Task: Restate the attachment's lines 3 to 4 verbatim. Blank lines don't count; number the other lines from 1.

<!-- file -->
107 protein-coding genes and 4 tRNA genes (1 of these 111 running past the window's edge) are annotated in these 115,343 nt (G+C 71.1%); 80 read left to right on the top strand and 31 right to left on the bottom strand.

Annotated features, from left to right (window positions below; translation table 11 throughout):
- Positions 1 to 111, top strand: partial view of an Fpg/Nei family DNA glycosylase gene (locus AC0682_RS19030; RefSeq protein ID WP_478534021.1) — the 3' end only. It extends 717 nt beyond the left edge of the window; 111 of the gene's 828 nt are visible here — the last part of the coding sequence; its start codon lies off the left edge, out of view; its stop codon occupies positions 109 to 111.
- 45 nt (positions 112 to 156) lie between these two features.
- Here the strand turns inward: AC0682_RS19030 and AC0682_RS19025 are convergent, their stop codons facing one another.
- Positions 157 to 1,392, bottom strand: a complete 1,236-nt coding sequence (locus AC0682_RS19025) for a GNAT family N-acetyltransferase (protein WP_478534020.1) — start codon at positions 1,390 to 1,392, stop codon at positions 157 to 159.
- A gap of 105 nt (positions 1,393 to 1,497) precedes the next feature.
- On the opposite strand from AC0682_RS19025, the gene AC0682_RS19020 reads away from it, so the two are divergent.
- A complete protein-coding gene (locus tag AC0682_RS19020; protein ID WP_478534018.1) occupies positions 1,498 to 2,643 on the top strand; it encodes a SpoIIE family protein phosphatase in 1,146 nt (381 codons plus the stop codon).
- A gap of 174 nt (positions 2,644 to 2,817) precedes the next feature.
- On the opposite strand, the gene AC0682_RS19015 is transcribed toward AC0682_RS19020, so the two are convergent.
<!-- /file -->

- Positions 1 to 111, top strand: partial view of an Fpg/Nei family DNA glycosylase gene (locus AC0682_RS19030; RefSeq protein ID WP_478534021.1) — the 3' end only. It extends 717 nt beyond the left edge of the window; 111 of the gene's 828 nt are visible here — the last part of the coding sequence; its start codon lies off the left edge, out of view; its stop codon occupies positions 109 to 111.
- 45 nt (positions 112 to 156) lie between these two features.